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Two months ago, a Santa Cruz man was on his way to work when a tractor-trailer hauling 2-tons of dirt slammed into his car on Highway 17, a mountainous road just south of Los Gatos, CA.  The 25-year-old man was the fifth car in a line of vehicles damaged or destroyed by the big rig.  He was partially ejected from his vehicle and died at the scene.  Seven other people were transported to a hospital for treatment, one in critical condition with a lacerated liver.

The family of the deceased man has filed a wrongful death lawsuit against three trucking companies, a construction firm, and the truck owner, all connected via contracts and subcontracts.  The suit alleges that the truck driver only had his truck license for three months and was not properly trained when the brakes on two trailers failed.

While proper maintenance is important for tractor trailer safety, high-tech gadgets like ABS are useless if it fails to work in a time of need due to improper maintenance. Additionally, a driver’s inexperience can contribute to serious and deadly accidents.  Because operating a tractor-trailer requires much more skill and training than a passenger vehicle, trucking companies offer driving schools to new employees to help them secure the commercial driver’s license.  Unfortunately, the training is often inadequate to fully prepare the driver for the challenges involved in handling a big rig.  Considering that an empty tractor-trailer weighs approximately 30,000 pounds; a fully loaded one may weigh up to 80,000 pounds, the results can be deadly.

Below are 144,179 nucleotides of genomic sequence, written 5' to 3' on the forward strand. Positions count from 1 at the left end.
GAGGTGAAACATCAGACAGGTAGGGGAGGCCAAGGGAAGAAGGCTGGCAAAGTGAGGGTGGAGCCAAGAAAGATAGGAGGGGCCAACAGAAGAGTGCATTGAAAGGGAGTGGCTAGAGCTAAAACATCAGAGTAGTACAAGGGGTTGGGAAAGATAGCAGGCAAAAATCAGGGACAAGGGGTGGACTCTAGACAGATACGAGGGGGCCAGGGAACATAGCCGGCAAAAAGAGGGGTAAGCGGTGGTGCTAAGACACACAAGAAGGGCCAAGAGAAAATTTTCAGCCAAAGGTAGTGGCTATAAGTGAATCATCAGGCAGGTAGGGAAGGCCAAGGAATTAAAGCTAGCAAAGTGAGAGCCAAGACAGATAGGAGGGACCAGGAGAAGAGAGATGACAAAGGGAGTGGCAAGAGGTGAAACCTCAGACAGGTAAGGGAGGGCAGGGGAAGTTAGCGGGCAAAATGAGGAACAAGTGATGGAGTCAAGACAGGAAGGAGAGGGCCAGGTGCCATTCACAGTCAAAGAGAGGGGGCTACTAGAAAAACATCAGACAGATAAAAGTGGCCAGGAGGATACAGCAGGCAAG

Separate from the civil suit, the family wants the trucking industry to implement a grading system rating roads based on degree of difficulty and drivers on experience level. Then, only the well-trained and experienced drivers can haul challenging loads over treacherous roads like Highway 17.  If the trucking industry won’t cooperate, the family said they’ll pursue legislative action at both the state and federal levels.  Sean McNally, a spokesman for the 37,000-member, Virginia-based American Trucking Associations said that the trucking group has explored the idea of tiered or graduated trucking licenses, but only based on the driver’s age, not experience.  There are also no weight limits based on a driver’s experience level.  What do you think about a tiered trucking license?  What should be required?

Mark Bello is the CEO and General Counsel of Lawsuit Financial Corporation, a pro-justice lawsuit funding company.

One Comment

  1. Gravatar for TruckerDesiree

    YES! Graduate Licensing will help. Right now you can get a hazmat endorsement before you even know how to manage a logbook or the equipment. Most students fail in first 6 months, training is poor, haphazard and this industry has a consistent 100% turnover rate. The public needs to be outraged on the way CDL training occurs. Graduated licensing is a good start but just one part of a solution.

    Desiree Wood


    REAL Women in Trucking

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